But it didn’t stop there. A slew of prominent Democrats who also happen to be lesbian or gay publicly chose sides and threw down a gauntlet a couple days after the chile cook off, though the primary candidates’ respective chile recipes probably had nothing to do with it.
According to an invitation that went out this week, state Sen. Pat Steadman’s Denver home will be the site of a fundraiser for Kerr on Nov. 9, and the sponsoring committee reads like a comprehensive Who’s Who of the Colorado LGBT community: Steadman’s fellow openly gay lawmakers state Reps. Mark Ferrandino and Schafer, along with state Sen. Lucia Guzman, will be joined by power-broker Ted Trimpa, Denver Councilwoman Robin Kniech, One Colorado’s Brad Clark, the Gill Foundation’s Bobby Clark and lobbyists Jeff Thormodsgaard and Benjamin Waters.
When Carroll found out that Steadman was throwing a fundraiser for his opponent, he derided the attempt by the state’s leading LGBT politicos to show him the door, saying, “these tactics are simply politics as usual and politics as usual has not made the lives of hard working Coloradans any better.” Instead of following the lead of the political veterans, Carroll said, “The voters of Lakewood will decide who represents them, not any elected officials from outside of the 28th House District. I will continue to work diligently to meet the residents of House District 28 in the community and at their doorsteps. I am committed to earning their votes by listening to their concerns and offering fresh new ideas of my own in order to change politics as usual in Lakewood and the State of Colorado.”
Meanwhile, those seeking to duplicate the winning chile recipes should keep reading:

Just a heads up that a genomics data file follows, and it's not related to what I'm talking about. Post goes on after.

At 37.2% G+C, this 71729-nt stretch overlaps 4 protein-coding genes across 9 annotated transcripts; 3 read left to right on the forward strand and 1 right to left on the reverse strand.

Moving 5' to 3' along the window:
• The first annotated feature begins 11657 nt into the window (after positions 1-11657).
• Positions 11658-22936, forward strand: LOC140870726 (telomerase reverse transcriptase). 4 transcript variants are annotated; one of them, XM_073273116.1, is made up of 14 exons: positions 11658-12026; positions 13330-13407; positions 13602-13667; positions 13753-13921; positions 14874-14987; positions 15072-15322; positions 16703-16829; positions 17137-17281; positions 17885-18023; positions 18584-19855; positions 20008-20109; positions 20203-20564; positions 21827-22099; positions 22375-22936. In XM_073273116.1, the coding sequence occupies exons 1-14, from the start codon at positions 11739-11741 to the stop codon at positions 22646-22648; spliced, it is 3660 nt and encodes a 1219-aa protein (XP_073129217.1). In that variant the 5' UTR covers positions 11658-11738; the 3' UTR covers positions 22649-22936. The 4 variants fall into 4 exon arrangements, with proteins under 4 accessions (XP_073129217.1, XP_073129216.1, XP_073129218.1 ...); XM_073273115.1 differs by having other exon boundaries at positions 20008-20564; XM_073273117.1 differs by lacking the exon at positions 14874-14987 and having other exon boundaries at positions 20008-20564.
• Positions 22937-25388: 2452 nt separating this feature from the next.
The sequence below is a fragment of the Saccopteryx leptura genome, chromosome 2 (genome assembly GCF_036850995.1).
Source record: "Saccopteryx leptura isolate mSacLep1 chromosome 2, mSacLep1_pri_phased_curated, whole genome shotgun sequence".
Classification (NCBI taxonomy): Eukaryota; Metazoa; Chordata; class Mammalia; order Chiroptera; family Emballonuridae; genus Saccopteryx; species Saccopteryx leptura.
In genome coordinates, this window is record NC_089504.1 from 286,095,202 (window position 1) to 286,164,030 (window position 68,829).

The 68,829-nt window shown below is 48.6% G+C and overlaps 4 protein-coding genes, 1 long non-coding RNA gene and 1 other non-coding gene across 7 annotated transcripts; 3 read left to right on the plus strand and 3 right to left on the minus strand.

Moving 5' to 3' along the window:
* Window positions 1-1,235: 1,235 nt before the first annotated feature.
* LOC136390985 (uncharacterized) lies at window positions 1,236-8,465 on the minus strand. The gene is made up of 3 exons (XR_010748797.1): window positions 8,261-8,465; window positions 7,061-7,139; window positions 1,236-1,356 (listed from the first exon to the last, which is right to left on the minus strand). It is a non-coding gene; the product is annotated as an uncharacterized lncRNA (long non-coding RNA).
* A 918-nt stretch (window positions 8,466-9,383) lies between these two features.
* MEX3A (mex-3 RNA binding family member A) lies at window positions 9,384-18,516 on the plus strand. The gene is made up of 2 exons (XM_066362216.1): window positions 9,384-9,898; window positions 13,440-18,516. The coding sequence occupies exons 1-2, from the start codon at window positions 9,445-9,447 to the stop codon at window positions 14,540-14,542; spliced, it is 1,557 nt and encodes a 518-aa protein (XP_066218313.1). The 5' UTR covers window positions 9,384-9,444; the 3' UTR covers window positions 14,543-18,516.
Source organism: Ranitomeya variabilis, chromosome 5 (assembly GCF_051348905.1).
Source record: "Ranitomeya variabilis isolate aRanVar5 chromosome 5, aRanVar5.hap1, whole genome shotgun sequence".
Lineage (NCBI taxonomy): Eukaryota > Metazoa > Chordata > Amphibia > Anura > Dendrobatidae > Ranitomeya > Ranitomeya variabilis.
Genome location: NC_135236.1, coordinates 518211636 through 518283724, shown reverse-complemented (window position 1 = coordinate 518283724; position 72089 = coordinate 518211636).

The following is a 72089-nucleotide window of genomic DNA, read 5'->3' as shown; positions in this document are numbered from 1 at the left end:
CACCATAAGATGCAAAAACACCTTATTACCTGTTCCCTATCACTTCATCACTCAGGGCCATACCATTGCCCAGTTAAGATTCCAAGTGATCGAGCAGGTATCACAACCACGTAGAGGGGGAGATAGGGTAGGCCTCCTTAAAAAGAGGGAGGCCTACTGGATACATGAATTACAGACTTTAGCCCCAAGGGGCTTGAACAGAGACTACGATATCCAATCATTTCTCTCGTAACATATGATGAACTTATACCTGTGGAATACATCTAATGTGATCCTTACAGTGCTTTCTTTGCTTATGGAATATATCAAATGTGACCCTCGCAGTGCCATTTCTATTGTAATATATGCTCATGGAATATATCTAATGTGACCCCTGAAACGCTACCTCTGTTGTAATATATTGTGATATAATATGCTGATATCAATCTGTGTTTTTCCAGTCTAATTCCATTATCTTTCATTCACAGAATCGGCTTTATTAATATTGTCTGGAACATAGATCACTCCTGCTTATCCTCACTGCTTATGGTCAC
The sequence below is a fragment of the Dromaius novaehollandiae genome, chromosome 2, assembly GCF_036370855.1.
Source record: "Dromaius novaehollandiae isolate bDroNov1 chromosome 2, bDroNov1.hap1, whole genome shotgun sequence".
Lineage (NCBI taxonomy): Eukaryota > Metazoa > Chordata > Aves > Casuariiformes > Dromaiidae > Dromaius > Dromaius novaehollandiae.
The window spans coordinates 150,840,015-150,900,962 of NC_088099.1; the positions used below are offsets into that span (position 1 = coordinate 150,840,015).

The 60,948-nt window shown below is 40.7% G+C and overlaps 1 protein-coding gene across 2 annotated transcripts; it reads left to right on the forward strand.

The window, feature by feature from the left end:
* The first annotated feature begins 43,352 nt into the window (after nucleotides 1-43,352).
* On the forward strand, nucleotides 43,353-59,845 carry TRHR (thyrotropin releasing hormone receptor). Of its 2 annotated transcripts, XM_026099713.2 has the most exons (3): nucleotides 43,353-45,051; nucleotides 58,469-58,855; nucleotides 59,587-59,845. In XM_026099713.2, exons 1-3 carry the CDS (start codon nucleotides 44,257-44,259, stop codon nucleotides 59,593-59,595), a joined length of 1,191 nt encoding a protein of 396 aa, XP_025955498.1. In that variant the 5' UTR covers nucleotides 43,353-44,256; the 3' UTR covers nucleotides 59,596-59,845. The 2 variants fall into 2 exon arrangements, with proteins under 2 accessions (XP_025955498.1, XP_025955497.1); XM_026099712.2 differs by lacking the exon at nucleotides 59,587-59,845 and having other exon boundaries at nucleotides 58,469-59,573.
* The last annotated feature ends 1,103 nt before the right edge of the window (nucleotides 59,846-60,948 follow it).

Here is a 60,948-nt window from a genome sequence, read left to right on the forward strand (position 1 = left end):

Tracy Kraft-Tharp’s prize-winning red chile recipe is basically a list of ingredients — use only the finest. It relies on the cook to estimate amounts and apply standard chile-cooking techniques, adjusting to taste. Kraft-Tharp credits her sister-in-law with coming up with the recipe, which is distinct because there’s very little liquid in the meaty dish.
salt and pepper
Let it cook a long time.
Ed Perlmutter’s Kickin’ Cartwheel Green Chili is enough to send a congressman flipping across the floor. He credits Jerry and Sherry Archuleta for the recipe.
3 1/2 pounds diced pork
1/3 cup chopped fresh garlic
1 can crushed tomatoes
2 oz. ajo garlic powder
1/3 cup canola oil
3/4 cup flour
2 tbs. salt
6 roasted Hatch chilis
In large stockpot brown the pork with the chopped fresh garlic.
While meat is cooking, prepare the chilis. Peel, de-seed and remove the membranes from the roasted chilis. Finely dice the chilis.
When meat is done, make a white sauce with the oil and flour. Over a low heat drizzle oil and whisk in flour until fully blended. Add any drippings from the meat and very hot water until the white sauce/gravy is the desired thickness — constantly blending.
Add the gravy sauce, the chilis, the crushed tomatoes, the garlic powder to the meat and stir well. Add the salt to taste.
Simmer the mixture for one and one-half hours, stirring every 20 minutes until it cooks down and thickens.
Serve with fresh, warm, homemade tortillas.